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Foreign Policy and Good Intentions

Is the Obama administration prepared to accept the consequences of returning an undemocratic, corrupt, and anti-American strongman to power in Honduras?

11:00 AM, Jul 29, 2009 • By OTTO J. REICH
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Thirty years ago the Carter administration made a number of foreign policy blunders that cost the United States dearly. In 1979 alone, four nations fell into the hands of our enemies: Iran, Grenada, Nicaragua, and Afghanistan. Is the Obama administration about to make a similar mistake today in Honduras?

All four 1979 defeats eventually took an enormous toll of innocent victims. For the next decade, while working to reverse Carter's ineptitude, the United States paid a high price in lives, treasure and prestige. In Iran, Afghanistan, and to a lesser degree Nicaragua, the United States is still paying a price.

In Iran, for example, the ayatollahs who replaced the Shah continue to kill political enemies, rig elections, support terrorism abroad, and to build an atomic bomb. In each case except Afghanistan, which fell to a Soviet invasion that Jimmy Carter said had surprised him, the United States stood by or even contributed as an authoritarian regime fell, from within, to a totalitarian.

Carter's policy had the best of intentions: to encourage liberalization and democracy in autocratic countries. But, as the late Jeane Kirkpatrick explained in her classic 1979 essay "Dictatorships and Double Standards," Carter overlooked the fact that we should not help destabilize a government that is facing subversion by an anti-American group or movement.

The Carter-era tragedies could have been avoided if the U.S. government had not been so naive about the intentions of others. Are we about to make the same mistake in Honduras? As Americans, we must hope that the Obama administration does not want its foreign policy to be compared with Carter's and is therefore modifying its earlier stance.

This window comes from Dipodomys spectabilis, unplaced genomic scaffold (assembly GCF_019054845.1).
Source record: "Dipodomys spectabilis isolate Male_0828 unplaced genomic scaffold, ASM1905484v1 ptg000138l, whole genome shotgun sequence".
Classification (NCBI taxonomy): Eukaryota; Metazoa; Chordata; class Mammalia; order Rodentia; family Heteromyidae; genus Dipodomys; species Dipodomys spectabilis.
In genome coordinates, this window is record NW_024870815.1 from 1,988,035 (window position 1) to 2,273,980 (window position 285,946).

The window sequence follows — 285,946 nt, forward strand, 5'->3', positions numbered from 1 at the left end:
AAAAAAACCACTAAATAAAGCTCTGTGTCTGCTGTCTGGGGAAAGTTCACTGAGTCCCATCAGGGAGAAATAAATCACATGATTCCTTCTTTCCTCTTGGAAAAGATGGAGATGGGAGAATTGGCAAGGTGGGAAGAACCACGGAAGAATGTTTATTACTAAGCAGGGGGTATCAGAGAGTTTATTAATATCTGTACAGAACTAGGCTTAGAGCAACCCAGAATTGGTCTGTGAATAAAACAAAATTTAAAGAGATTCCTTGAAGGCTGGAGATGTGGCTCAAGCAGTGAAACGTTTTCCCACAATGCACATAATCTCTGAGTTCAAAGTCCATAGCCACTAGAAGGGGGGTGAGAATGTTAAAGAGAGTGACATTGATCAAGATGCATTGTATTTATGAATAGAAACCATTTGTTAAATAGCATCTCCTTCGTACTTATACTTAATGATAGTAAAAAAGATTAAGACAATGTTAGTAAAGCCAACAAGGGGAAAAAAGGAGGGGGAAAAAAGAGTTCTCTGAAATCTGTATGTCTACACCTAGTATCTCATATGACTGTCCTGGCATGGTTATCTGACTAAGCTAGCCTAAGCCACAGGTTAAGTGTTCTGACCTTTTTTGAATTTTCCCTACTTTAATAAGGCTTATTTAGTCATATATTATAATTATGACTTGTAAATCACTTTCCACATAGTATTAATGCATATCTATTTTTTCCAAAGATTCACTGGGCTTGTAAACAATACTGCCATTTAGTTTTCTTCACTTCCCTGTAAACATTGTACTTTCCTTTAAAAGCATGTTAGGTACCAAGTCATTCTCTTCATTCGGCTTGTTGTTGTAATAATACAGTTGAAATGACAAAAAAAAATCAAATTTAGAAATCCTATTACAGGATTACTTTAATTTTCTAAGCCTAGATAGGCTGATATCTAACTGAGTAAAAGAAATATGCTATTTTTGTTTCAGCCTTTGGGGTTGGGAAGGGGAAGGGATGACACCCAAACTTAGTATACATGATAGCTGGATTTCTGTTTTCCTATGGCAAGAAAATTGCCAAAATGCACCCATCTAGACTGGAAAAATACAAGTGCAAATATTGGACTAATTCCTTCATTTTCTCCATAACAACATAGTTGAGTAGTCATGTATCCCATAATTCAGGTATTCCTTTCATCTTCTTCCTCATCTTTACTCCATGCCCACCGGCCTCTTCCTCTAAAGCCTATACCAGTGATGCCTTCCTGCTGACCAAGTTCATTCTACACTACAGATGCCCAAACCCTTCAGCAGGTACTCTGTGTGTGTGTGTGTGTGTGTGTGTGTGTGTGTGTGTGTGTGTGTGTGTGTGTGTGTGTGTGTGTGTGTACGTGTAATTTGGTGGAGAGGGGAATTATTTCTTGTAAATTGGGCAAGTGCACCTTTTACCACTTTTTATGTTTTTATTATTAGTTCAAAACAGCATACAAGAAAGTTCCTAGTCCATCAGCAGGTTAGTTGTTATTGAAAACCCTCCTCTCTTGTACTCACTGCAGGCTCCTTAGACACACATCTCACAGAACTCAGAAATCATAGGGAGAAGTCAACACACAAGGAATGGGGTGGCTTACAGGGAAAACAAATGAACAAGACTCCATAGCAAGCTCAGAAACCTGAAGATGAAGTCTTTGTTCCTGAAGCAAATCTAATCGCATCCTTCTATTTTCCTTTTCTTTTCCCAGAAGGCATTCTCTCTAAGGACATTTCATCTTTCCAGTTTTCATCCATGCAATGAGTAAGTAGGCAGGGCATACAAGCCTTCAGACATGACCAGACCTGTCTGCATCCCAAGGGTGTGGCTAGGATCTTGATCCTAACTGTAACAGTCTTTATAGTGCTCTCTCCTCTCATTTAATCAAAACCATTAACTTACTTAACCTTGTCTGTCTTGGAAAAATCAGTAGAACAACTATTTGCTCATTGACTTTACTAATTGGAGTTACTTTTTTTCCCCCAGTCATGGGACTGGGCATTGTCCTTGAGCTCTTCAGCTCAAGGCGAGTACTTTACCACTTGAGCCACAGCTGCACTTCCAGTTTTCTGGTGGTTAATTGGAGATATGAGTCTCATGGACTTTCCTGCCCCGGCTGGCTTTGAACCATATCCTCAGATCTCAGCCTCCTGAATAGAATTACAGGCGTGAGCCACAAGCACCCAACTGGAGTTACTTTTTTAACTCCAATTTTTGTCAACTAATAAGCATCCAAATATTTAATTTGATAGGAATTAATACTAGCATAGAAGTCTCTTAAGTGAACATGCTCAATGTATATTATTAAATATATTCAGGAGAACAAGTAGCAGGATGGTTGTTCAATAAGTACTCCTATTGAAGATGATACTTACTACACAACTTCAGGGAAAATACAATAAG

With the best of intentions, the Obama administration put enormous pressure on the de facto Honduran government headed by the former head of the Congress, Roberto Micheletti. The United States insisted on restoring to power the former strongman, Manuel Zelaya because, it said, Zelaya was elected democratically, removed illegally by the military, and thus Micheletti's government was illegitimate. What the United States said was inaccurate and the resulting policy was naive.

Zelaya was elected democratically, but like so many Latin strongmen, once in power he ruled undemocratically. In his elected autocracy, Zelaya joined a group of famous Latin American presidents: Juan Peron (Argentina), Alberto Fujimori (Peru), Jean Bertrand Aristide (Haiti), Hugo Chavez (Venezuela), Evo Morales (Bolivia), Rafael Correa (Ecuador), Daniel Ortega (Nicaragua), among others.

Moreover, following Kirkpatrick's prediction, Zelaya had taken Honduras into an anti-American alliance, the so-called Bolivarian Alternative of the Americas, or ALBA, created by Castro and Chavez. ALBA's purpose is to oppose U.S. "hegemony" in this hemisphere by creating a cartel of undemocratic "21st Century Socialist" governments in the model of Castro's Cuba. In addition to Cuba and Venezuela, ALBA includes only Bolivia, Ecuador, Honduras and Nicaragua, plus three energy-starved Caribbean island nations, which have been coerced into joining by Chavez's petroleum extortions ("You join, and I'll subsidize your energy; you don't and you pay world prices").

The United States misinterpreted the facts in Honduras. The Micheletti government is de facto, but it is also de jure. In a formal complaint dated June 26, two days before the military deported Zelaya, the Attorney General of Honduras charged that Zelaya had violated a number of clauses of the Honduran Constitution. Consequently, the Supreme Court issued an order for Zelaya's arrest on the same day.

Micheletti was next in the Constitutional line to the presidency and was ratified in office by an overwhelming vote of the Honduran Congress, a vote that in the U.S. Congress would have been approximately 421 to 12, including all but 3 members of Zelaya's own party. Therefore, the legal Government in Honduras today is Micheletti's, not Zelaya's.

A crime was committed in removing Zelaya: the Legal Advisor of the Honduran Army has acknowledged the illegality of the deportation, since the military was legally authorized only to carry out the Supreme Court's arrest order. The Army said it expelled Zelaya because it feared domestic violence if he was allowed to stay. This violation, however, pales in comparison with the 17 high crimes with which Zelaya has been officially charged. Zelaya should be allowed to return to Honduras and face the charges in a court of law.